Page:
Once he was somewhat more in the thicket of the forest, he stopped, sliding from the horse and working to secure the three animals to a tree. As he unfolded his blankets and started to make himself comfortable on the forest ground, taking care to find a soft spot on the green moss, he wondered if they would even need the three horses later on.

He felt a wave of guilt as he thought of Much, who was still trying to find Robin, and as he thought of their leader who was who knew where. While Allan had so far pretended to believe that Robin had gone off on his own by his own free will, he had to admit that it was not very likely. That he had found himself knocked out, and that Robin had not yet returned, did not promise anything good. He wished he knew what they could do, for Robin had saved his neck after all. And he did not owe Robin and the gang only because of that, as he thought of the secrets he kept to himself.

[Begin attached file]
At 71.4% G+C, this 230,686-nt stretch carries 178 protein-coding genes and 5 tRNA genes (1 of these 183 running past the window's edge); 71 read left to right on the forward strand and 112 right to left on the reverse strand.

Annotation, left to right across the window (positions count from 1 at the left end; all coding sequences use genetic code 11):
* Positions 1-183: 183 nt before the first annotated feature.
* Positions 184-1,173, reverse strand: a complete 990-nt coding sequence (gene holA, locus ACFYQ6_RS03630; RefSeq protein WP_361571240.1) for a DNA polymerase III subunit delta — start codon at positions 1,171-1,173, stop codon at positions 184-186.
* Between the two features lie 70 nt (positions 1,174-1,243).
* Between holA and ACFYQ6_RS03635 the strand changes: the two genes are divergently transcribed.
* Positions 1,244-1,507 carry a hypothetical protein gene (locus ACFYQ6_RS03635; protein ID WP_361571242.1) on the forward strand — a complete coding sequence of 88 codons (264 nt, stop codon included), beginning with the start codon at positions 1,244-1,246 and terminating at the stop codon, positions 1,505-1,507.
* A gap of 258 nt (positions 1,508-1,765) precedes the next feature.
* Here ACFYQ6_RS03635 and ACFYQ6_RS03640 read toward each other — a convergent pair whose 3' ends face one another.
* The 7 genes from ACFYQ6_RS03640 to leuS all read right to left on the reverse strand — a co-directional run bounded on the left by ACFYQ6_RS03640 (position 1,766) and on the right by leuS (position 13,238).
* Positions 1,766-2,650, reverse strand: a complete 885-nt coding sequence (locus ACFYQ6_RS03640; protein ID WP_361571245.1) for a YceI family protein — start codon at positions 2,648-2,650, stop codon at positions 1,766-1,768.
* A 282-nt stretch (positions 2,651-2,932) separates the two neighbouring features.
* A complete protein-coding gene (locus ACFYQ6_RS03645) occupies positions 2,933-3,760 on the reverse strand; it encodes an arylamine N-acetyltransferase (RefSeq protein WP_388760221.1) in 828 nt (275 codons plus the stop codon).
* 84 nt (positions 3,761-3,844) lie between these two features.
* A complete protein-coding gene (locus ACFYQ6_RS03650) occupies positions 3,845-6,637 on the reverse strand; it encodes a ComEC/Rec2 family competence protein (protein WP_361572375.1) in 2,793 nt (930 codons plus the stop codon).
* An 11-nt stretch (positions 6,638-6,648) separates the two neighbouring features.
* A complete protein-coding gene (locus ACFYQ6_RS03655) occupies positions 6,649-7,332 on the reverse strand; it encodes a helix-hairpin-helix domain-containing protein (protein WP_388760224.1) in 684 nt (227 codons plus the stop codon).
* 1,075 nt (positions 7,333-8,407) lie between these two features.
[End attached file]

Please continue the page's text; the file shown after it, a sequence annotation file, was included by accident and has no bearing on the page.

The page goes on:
While he was falling asleep under the forest trees, he pondered the possibilities of being a trickster, a profession he had never really given up after all.

Chapter 9

Date: 2010-05-09 02:56 am (UTC)
From: [identity profile]
Great bit between Marian and Guy.

Date: 2010-05-09 12:57 pm (UTC)
From: [identity profile]

This is what my crazy keyboard wrote first, but what I really wanted to say was,

Thanks :)